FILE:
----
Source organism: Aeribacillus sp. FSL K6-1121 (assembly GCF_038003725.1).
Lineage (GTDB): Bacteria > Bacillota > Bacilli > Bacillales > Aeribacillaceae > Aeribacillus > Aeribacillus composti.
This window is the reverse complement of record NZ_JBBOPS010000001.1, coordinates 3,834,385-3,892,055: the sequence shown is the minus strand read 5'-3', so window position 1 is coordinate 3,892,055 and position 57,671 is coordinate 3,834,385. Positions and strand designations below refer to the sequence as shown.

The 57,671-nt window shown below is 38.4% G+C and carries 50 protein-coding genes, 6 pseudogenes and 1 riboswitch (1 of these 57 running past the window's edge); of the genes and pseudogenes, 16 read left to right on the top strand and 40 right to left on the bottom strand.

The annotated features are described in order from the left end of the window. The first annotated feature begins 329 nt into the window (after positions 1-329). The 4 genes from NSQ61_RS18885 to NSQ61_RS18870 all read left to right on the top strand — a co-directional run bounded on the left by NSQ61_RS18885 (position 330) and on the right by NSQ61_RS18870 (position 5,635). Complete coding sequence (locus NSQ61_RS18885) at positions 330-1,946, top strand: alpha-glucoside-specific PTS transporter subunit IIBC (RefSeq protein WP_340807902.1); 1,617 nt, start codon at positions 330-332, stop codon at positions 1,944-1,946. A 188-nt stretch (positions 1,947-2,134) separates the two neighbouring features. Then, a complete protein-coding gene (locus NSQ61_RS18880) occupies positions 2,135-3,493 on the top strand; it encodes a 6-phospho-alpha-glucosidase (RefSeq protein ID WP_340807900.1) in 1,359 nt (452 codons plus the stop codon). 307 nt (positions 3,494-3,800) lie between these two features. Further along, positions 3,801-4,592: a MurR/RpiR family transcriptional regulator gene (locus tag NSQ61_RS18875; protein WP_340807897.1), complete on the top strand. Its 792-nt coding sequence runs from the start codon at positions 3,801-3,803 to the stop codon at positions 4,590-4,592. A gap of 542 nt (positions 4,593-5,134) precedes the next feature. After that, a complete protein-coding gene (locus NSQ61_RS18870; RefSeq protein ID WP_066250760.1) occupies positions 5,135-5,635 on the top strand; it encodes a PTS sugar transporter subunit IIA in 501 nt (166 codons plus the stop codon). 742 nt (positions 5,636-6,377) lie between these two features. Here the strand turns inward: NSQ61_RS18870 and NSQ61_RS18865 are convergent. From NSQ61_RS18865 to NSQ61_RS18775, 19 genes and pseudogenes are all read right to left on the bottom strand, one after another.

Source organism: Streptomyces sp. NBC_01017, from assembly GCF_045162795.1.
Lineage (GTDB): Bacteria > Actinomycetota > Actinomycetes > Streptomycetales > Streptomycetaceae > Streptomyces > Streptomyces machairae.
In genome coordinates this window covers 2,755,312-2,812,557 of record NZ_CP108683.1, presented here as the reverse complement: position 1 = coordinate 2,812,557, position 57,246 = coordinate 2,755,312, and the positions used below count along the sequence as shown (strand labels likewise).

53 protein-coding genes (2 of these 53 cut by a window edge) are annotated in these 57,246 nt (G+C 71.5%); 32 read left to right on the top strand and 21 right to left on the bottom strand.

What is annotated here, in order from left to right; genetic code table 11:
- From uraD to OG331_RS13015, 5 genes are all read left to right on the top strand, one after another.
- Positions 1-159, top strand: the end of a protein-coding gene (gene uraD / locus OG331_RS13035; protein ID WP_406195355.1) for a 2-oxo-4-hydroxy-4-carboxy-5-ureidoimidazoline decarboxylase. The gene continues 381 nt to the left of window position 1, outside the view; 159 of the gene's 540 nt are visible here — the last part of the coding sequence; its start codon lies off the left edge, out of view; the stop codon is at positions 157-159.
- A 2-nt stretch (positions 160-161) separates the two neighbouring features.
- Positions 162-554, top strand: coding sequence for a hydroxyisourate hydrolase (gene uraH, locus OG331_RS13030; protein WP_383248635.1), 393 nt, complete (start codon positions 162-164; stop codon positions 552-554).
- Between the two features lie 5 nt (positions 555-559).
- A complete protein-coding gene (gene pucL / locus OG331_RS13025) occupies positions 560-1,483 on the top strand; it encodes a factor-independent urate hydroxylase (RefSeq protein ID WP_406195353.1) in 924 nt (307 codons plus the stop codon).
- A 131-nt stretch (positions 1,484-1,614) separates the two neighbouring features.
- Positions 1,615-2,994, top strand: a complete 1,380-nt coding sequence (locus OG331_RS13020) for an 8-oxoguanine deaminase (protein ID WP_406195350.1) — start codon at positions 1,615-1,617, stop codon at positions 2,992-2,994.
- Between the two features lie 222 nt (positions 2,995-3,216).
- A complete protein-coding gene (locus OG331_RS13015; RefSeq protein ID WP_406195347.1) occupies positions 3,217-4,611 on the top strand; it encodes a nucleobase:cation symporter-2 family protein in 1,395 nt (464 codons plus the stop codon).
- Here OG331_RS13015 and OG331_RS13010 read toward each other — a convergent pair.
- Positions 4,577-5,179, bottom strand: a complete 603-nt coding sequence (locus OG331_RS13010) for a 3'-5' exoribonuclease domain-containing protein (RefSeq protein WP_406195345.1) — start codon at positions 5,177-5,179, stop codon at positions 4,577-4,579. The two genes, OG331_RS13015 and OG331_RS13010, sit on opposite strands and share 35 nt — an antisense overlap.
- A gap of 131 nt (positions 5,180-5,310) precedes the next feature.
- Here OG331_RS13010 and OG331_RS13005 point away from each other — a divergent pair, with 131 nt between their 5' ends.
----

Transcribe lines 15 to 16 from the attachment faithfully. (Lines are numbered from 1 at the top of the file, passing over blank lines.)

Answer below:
- Between the two features lie 5 nt (positions 555-559).
- A complete protein-coding gene (gene pucL / locus OG331_RS13025) occupies positions 560-1,483 on the top strand; it encodes a factor-independent urate hydroxylase (RefSeq protein ID WP_406195353.1) in 924 nt (307 codons plus the stop codon).